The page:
Samsung scientists have figured out how to make LCD panels from ordinary glass plates, the company announced yesterday. If the process is put into production, it could dramatically reduce the costs of LCD screens for laptops and TVs.
Ironically, Samsung subsidiary Samsung Corning Precision Glass produces the kind of high-quality non-alkaline glass used in today's LCDs. It makes glass that's highly resistant to the chemicals and high temperatures used in LCD production.
In practice, that means coping with chemicals and 300°C heat without changing colour or distorting - both of which the kind of cheap, plain glass used in windows and bottles does. However, the non-alkaline glass is much more expensive - around ¥6122 ($53/£26/€37) per square metre, according to market watcher DisplaySearch.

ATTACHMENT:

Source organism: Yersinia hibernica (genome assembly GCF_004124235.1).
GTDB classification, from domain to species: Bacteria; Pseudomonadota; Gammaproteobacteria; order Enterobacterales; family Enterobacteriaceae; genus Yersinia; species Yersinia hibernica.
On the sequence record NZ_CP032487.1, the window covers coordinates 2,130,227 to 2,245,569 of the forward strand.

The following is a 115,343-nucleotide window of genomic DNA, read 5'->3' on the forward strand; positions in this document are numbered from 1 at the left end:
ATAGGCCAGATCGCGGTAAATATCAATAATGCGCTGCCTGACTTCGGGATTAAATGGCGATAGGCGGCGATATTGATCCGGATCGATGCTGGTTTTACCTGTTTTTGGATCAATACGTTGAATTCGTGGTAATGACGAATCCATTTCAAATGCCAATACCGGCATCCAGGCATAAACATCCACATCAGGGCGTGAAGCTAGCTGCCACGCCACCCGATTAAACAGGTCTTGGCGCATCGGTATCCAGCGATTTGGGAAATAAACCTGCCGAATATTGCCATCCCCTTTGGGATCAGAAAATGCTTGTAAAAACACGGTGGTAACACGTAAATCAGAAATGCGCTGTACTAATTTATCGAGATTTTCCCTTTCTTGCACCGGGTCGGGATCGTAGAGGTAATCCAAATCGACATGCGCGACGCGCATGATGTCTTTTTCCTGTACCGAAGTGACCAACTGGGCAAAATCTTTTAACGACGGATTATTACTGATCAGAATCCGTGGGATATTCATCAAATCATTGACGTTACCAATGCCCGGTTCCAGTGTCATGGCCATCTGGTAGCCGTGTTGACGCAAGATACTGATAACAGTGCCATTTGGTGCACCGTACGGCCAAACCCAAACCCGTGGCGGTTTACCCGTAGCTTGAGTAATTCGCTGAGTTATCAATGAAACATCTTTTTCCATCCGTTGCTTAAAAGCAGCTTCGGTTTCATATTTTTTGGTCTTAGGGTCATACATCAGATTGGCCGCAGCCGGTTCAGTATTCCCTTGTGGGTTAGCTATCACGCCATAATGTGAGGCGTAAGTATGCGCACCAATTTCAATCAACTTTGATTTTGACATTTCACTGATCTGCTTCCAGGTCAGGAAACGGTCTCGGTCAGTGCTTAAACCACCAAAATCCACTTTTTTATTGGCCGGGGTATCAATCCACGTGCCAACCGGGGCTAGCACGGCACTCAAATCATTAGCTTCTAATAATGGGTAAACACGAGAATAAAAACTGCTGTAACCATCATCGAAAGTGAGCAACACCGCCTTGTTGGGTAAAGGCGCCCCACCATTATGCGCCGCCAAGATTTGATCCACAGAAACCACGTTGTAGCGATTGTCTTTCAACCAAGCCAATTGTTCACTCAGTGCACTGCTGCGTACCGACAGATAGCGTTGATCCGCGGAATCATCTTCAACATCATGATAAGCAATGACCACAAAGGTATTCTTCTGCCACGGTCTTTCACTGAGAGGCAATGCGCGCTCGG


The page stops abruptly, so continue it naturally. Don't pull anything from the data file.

Samsung's cheaper alternative is soda-lime glass, probably the most widely used form of glass there is. What its boffins have done is work out how to make LCDs using lower temperatures. That, in turn, eliminates the risk of colour change, so allowing lower quality glass to be used.
Samsung's test unit is a 19in, 1280 x 1024 panel, which it claimed yields the same image quality as an LCD made in the customary way.
DisplaySearch estimates that the new process would knock around six per cent off the price of a 32in LCD panel. That may not sound much, but in the hugely competitive world of LCD production it's a big deal.
Samsung's process is only in its early stages, and it could be four of five years before the company is ready to use it for the mass production of LCD TVs and monitor screens.
By then, the company also expects to have 40-42in OLED displays on the market, offering better image quality and lower power consumption.